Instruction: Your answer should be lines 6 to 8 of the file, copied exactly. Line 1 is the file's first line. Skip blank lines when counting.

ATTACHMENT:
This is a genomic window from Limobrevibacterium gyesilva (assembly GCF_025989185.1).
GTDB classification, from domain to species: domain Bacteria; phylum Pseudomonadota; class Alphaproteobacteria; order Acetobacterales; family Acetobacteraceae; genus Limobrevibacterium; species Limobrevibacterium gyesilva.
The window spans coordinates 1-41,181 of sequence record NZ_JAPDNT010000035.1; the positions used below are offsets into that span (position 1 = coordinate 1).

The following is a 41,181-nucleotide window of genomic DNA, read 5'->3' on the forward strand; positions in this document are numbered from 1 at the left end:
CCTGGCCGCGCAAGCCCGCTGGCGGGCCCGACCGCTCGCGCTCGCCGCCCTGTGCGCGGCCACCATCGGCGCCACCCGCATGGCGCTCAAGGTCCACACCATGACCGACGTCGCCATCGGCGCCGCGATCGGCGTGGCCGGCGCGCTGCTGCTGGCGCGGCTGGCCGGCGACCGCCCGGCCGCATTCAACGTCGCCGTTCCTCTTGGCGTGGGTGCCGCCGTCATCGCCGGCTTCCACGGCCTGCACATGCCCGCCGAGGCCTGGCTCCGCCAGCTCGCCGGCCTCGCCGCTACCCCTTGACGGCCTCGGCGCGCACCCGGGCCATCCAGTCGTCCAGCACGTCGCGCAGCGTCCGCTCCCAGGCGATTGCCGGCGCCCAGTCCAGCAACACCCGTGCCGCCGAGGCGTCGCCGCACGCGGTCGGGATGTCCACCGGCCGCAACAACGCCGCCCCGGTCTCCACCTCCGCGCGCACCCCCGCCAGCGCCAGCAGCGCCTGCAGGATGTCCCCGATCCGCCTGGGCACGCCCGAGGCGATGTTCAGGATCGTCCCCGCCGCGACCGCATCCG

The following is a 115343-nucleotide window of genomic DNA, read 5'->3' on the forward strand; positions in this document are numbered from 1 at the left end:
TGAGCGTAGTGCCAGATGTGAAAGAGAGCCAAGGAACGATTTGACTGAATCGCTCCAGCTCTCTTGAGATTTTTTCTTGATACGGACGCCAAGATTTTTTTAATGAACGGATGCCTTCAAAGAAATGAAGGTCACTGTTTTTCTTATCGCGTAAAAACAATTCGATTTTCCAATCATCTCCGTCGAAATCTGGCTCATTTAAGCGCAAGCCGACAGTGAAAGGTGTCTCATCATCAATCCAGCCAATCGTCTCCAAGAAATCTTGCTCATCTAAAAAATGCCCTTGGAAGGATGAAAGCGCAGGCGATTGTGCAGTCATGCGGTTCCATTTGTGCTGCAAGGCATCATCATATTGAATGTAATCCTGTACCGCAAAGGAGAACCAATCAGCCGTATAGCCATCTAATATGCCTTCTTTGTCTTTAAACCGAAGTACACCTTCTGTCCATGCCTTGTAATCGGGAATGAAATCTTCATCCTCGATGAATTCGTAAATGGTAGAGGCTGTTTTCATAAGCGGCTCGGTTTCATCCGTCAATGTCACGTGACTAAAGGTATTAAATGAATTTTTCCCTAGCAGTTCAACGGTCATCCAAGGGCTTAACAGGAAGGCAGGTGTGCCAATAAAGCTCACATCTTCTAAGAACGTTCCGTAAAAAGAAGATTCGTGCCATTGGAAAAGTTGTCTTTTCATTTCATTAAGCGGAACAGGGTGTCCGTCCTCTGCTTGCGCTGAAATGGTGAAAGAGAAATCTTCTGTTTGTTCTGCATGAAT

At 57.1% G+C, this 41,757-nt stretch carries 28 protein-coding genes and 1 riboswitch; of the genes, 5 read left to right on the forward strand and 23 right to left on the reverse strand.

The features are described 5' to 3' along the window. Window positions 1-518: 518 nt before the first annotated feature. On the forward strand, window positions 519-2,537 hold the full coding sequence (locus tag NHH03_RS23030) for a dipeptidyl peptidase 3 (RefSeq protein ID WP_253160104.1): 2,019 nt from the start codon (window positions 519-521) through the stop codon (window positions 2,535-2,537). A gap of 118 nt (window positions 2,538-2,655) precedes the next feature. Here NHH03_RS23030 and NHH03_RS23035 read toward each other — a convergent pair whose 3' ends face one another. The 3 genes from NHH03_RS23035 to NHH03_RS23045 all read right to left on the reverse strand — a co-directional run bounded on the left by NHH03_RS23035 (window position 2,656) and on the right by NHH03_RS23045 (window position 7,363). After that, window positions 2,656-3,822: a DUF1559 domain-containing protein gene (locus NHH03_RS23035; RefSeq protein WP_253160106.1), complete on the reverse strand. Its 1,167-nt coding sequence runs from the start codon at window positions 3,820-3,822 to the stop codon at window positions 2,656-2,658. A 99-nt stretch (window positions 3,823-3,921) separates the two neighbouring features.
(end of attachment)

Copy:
The following is a 115343-nucleotide window of genomic DNA, read 5'->3' on the forward strand; positions in this document are numbered from 1 at the left end:
TGAGCGTAGTGCCAGATGTGAAAGAGAGCCAAGGAACGATTTGACTGAATCGCTCCAGCTCTCTTGAGATTTTTTCTTGATACGGACGCCAAGATTTTTTTAATGAACGGATGCCTTCAAAGAAATGAAGGTCACTGTTTTTCTTATCGCGTAAAAACAATTCGATTTTCCAATCATCTCCGTCGAAATCTGGCTCATTTAAGCGCAAGCCGACAGTGAAAGGTGTCTCATCATCAATCCAGCCAATCGTCTCCAAGAAATCTTGCTCATCTAAAAAATGCCCTTGGAAGGATGAAAGCGCAGGCGATTGTGCAGTCATGCGGTTCCATTTGTGCTGCAAGGCATCATCATATTGAATGTAATCCTGTACCGCAAAGGAGAACCAATCAGCCGTATAGCCATCTAATATGCCTTCTTTGTCTTTAAACCGAAGTACACCTTCTGTCCATGCCTTGTAATCGGGAATGAAATCTTCATCCTCGATGAATTCGTAAATGGTAGAGGCTGTTTTCATAAGCGGCTCGGTTTCATCCGTCAATGTCACGTGACTAAAGGTATTAAATGAATTTTTCCCTAGCAGTTCAACGGTCATCCAAGGGCTTAACAGGAAGGCAGGTGTGCCAATAAAGCTCACATCTTCTAAGAACGTTCCGTAAAAAGAAGATTCGTGCCATTGGAAAAGTTGTCTTTTCATTTCATTAAGCGGAACAGGGTGTCCGTCCTCTGCTTGCGCTGAAATGGTGAAAGAGAAATCTTCTGTTTGTTCTGCATGAAT

At 57.1% G+C, this 41,757-nt stretch carries 28 protein-coding genes and 1 riboswitch; of the genes, 5 read left to right on the forward strand and 23 right to left on the reverse strand.